Did you know that almost half of working Americans report having a side hustle? That amounts to roughly 70 million people. To be clear, a side hustle is a way to make money alongside your main form of income. It can be a great way to try out entrepreneurship with less risk before you make the leap into full business ownership — if that’s your end goal.
Whether your side venture is a passion project or a pathway to a new career, you’ll need to keep good track of your side hustle income to understand whether you’re actually making or losing money.
Here are a few tips for running a successful side business, including how to calculate your break-even point.
Understand your work’s true cost
Whether you’re selling handmade goods, consulting, landscaping or doing something else, you need to know how much your work actually costs. Every business — even in its earliest stages — has fixed, variable and one-time costs. To understand what your side gig costs to operate each month, add up these expenses.
They will likely vary from month to month, depending on the kind of work you’re doing, but here are some general examples:
- One-time costs: website development or major tools/equipment
- Fixed/recurring costs: accounting software subscription or supply maintenance
- Variable costs/expenses: raw materials or shipping charges
Know your break-even point
To calculate your business’s break-even point, look at the revenue you’re bringing in, which will likely vary each month depending on how much product you’ve sold, services you’ve provided or hours you’ve worked. Once you have this ballpark revenue figure, subtract your expenses to get a clear picture of how your side hustle is doing financially.
For example, if your total expenses equal $600 a month and you’re making $1,000 a month, then you’re generating $400 in profit from the side work you’re doing. That’s great! From there, you’d need to continue to earn at least $600 a month to break even.
Because your expenses and earnings will fluctuate, you’ll need to track everything on a weekly or monthly basis over time to understand how things are trending. You can put this information into a spreadsheet or use accounting software that will run the numbers for you. Whatever method, the most important thing is to consistently track the financials associated with your side business.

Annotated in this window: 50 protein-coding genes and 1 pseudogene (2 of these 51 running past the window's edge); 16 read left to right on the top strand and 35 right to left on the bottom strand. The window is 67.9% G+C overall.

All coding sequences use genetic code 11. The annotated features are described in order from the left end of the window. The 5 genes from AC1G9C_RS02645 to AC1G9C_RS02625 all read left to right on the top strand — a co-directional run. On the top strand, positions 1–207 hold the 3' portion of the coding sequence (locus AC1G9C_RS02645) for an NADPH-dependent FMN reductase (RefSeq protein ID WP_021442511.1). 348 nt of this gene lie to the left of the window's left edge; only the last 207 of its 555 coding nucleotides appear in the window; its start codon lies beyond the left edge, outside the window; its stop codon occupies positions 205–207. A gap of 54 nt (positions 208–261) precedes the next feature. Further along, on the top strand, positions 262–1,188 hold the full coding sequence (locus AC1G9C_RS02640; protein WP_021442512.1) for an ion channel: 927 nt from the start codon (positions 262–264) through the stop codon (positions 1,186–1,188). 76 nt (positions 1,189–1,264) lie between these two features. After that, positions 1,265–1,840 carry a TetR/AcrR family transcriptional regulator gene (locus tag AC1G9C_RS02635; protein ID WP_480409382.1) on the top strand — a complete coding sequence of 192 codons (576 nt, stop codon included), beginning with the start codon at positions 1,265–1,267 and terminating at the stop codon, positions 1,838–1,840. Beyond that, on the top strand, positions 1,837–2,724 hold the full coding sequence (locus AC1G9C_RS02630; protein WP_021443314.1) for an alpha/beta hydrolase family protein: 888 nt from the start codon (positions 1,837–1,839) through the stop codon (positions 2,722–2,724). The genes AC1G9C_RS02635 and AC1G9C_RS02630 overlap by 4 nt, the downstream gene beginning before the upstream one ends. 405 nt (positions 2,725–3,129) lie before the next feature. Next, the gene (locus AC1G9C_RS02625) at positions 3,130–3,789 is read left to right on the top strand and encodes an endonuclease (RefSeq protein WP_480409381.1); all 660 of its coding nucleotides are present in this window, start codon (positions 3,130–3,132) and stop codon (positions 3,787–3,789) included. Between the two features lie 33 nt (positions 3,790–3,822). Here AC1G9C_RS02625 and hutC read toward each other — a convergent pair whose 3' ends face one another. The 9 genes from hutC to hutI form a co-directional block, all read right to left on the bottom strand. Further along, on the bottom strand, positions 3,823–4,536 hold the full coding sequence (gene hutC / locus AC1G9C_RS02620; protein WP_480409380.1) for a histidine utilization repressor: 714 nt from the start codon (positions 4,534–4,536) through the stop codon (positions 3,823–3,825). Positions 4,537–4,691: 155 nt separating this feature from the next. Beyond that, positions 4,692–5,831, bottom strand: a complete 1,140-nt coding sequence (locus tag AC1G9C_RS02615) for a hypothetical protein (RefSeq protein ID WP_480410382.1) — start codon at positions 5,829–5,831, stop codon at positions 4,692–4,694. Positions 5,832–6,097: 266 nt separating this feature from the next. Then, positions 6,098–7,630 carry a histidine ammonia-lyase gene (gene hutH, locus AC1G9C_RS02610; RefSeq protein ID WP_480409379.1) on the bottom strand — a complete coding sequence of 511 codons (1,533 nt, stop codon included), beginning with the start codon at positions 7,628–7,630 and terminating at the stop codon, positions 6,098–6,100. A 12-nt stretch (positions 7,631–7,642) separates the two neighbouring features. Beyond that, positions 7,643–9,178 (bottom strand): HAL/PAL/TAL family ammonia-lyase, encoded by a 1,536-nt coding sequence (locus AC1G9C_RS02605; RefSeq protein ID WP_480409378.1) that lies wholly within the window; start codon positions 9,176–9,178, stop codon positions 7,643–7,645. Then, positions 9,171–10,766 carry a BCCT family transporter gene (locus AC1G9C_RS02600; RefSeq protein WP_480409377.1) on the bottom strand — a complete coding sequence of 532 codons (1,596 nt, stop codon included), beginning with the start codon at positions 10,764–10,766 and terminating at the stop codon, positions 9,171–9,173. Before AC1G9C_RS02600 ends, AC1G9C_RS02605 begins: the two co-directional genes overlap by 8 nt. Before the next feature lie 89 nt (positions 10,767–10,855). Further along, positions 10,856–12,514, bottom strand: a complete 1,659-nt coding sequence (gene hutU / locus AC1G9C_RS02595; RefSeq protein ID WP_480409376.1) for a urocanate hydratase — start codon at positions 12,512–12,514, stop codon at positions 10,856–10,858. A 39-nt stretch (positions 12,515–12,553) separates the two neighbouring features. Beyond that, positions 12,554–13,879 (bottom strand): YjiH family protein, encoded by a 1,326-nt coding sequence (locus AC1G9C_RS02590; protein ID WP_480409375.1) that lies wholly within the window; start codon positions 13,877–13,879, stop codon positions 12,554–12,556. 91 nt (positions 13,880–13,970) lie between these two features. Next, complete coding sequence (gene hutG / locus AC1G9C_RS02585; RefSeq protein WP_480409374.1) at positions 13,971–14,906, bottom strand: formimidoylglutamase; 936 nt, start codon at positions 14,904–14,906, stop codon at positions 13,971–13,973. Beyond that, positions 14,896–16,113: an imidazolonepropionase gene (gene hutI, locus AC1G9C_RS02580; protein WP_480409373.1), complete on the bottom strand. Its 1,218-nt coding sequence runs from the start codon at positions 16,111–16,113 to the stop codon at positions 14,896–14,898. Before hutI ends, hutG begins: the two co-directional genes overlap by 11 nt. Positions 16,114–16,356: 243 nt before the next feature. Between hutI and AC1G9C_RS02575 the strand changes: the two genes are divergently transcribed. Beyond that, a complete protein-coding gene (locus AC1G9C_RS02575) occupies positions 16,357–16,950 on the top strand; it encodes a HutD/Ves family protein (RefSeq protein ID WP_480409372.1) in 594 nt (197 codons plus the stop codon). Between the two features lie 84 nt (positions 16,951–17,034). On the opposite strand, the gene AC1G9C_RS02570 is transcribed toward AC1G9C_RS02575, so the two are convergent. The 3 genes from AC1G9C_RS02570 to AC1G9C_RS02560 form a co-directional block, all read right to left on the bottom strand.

Further, good record keeping can lower your annual overhead. One of the best benefits of side hustling is that certain expenses related to your business may be tax-deductible. If you run your side business out of your home, you may be able to take a home office deduction from your taxable income for part of your rent or mortgage and utilities.
Though you won’t immediately feel these savings every month, they’ll benefit you come tax time and potentially help you hold onto more of your income, which you can reinvest back into your business to help it grow.
Eliminate unnecessary expenses
As a side hustle entrepreneur, you may be tempted to spend excess money on fancy tools and gadgets, line up extra services or even outsource tasks before you have to. However, when you’re launching a side business, it’s important to only invest your time and money into things that will actually generate money and shorten your path to profitability.
Before you set out to make a purchase, ask yourself these questions:
- Do I really need this fancy option, or will something simpler and more affordable suffice?
- Have I shopped around to compare prices, or did I just go with a brand name I’m familiar with?
- Could I lower the cost of my raw materials by going with another supplier?
- Can I barter to get the services I need at a lower cost?
Fuel the success of your side hustle
A side gig provides an invaluable opportunity to explore your passions, expand your skills, grow your income and possibly launch a new career.
Closely tracking your financials, taking steps to reduce your expenses and finding ways to grow your average side hustle income can help you ensure that you’re at least breaking even and that your hard work really is paying off.